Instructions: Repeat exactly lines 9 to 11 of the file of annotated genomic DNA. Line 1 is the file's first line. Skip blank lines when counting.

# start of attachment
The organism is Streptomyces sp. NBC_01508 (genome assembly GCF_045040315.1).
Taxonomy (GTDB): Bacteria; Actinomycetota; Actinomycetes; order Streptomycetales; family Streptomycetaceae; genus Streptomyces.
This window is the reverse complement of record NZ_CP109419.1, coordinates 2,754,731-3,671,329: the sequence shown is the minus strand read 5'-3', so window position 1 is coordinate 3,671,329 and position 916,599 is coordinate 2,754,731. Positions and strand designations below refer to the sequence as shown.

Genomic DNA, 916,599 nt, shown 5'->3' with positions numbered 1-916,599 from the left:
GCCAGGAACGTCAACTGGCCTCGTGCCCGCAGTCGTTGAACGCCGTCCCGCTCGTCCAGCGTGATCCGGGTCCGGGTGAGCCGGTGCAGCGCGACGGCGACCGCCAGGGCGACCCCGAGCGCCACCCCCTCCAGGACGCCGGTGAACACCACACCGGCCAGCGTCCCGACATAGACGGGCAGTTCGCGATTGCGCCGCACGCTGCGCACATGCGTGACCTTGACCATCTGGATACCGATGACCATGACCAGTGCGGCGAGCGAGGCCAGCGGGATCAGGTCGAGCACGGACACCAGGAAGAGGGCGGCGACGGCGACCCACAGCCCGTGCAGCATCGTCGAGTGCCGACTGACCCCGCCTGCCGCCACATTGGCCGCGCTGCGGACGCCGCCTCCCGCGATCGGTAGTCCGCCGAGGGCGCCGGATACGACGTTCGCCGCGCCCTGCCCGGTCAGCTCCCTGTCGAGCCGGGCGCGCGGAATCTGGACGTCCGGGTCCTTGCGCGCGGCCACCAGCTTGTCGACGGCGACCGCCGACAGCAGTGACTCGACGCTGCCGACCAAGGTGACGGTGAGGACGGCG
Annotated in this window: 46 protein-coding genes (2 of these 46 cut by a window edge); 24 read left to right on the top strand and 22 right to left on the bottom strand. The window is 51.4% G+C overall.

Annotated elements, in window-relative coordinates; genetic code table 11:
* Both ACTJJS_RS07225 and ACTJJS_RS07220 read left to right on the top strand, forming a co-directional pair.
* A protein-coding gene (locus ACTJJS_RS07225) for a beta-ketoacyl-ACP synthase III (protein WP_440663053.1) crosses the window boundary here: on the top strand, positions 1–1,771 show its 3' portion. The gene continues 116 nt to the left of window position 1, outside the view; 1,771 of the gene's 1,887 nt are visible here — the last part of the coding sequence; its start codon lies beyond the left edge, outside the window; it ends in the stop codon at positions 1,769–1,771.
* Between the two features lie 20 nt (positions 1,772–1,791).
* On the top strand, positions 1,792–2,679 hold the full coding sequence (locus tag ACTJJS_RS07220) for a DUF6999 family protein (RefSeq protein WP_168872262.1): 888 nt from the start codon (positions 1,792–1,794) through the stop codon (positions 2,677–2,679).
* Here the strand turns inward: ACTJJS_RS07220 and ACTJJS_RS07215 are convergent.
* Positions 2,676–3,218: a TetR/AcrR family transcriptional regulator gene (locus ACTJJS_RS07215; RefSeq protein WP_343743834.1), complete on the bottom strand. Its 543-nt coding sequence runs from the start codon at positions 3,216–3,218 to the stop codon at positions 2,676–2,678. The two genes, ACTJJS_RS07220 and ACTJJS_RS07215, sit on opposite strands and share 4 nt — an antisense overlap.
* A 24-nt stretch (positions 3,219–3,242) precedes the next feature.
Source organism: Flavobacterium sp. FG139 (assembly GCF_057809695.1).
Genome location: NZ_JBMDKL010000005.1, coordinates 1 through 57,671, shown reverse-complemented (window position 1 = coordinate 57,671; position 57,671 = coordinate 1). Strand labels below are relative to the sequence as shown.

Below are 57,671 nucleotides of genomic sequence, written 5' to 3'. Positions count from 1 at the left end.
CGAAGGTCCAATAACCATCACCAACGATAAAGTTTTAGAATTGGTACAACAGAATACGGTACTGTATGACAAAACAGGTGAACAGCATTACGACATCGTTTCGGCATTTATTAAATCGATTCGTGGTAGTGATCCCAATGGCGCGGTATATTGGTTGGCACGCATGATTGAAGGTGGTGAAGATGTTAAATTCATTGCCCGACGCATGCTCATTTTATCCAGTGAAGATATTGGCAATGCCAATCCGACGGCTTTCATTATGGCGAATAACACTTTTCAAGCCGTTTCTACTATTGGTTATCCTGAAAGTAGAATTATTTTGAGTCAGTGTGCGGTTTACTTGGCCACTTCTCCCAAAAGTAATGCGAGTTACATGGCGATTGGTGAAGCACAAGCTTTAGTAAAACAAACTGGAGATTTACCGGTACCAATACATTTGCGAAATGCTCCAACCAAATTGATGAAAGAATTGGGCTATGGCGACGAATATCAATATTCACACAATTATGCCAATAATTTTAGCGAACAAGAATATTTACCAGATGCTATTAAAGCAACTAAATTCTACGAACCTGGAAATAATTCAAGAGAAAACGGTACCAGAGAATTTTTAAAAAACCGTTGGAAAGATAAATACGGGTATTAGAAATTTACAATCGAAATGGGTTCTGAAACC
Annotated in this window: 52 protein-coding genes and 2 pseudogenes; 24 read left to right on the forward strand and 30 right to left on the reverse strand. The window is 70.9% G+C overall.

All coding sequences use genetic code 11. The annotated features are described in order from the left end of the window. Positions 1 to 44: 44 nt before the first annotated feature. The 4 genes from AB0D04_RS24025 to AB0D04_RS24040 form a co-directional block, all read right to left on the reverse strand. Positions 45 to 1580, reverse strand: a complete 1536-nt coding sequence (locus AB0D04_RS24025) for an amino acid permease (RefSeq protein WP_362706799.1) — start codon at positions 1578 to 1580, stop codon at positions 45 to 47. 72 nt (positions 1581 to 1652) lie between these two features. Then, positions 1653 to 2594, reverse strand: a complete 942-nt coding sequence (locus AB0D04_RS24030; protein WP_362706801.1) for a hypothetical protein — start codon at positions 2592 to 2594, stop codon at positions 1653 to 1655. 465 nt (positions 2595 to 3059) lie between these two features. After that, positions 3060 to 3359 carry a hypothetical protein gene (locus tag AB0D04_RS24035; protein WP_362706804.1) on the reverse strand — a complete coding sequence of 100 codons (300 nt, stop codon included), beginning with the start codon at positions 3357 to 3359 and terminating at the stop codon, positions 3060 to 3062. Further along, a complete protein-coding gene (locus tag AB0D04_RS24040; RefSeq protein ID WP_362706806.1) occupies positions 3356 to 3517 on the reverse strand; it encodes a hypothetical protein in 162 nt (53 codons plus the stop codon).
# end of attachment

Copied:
* A protein-coding gene (locus ACTJJS_RS07225) for a beta-ketoacyl-ACP synthase III (protein WP_440663053.1) crosses the window boundary here: on the top strand, positions 1–1,771 show its 3' portion. The gene continues 116 nt to the left of window position 1, outside the view; 1,771 of the gene's 1,887 nt are visible here — the last part of the coding sequence; its start codon lies beyond the left edge, outside the window; it ends in the stop codon at positions 1,769–1,771.
* Between the two features lie 20 nt (positions 1,772–1,791).
* On the top strand, positions 1,792–2,679 hold the full coding sequence (locus tag ACTJJS_RS07220) for a DUF6999 family protein (RefSeq protein WP_168872262.1): 888 nt from the start codon (positions 1,792–1,794) through the stop codon (positions 2,677–2,679).